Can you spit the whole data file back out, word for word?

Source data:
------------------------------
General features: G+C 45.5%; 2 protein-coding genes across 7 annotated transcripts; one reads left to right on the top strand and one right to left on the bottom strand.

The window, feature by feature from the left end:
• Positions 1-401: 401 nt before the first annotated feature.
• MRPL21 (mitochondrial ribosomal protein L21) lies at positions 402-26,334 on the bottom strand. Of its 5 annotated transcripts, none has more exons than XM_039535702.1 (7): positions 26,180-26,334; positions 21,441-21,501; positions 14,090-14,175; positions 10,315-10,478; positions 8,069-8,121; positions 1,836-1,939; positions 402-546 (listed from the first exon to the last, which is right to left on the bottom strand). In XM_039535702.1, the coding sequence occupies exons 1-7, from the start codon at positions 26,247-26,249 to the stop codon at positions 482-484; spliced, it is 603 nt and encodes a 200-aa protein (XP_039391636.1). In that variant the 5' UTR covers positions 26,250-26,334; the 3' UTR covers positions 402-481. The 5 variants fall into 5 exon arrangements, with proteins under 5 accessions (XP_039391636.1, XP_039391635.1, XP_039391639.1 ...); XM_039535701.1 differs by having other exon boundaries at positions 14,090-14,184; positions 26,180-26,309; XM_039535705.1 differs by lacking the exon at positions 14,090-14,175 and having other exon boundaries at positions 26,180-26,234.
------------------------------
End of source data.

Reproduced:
General features: G+C 45.5%; 2 protein-coding genes across 7 annotated transcripts; one reads left to right on the top strand and one right to left on the bottom strand.

The window, feature by feature from the left end:
• Positions 1-401: 401 nt before the first annotated feature.
• MRPL21 (mitochondrial ribosomal protein L21) lies at positions 402-26,334 on the bottom strand. Of its 5 annotated transcripts, none has more exons than XM_039535702.1 (7): positions 26,180-26,334; positions 21,441-21,501; positions 14,090-14,175; positions 10,315-10,478; positions 8,069-8,121; positions 1,836-1,939; positions 402-546 (listed from the first exon to the last, which is right to left on the bottom strand). In XM_039535702.1, the coding sequence occupies exons 1-7, from the start codon at positions 26,247-26,249 to the stop codon at positions 482-484; spliced, it is 603 nt and encodes a 200-aa protein (XP_039391636.1). In that variant the 5' UTR covers positions 26,250-26,334; the 3' UTR covers positions 402-481. The 5 variants fall into 5 exon arrangements, with proteins under 5 accessions (XP_039391636.1, XP_039391635.1, XP_039391639.1 ...); XM_039535701.1 differs by having other exon boundaries at positions 14,090-14,184; positions 26,180-26,309; XM_039535705.1 differs by lacking the exon at positions 14,090-14,175 and having other exon boundaries at positions 26,180-26,234.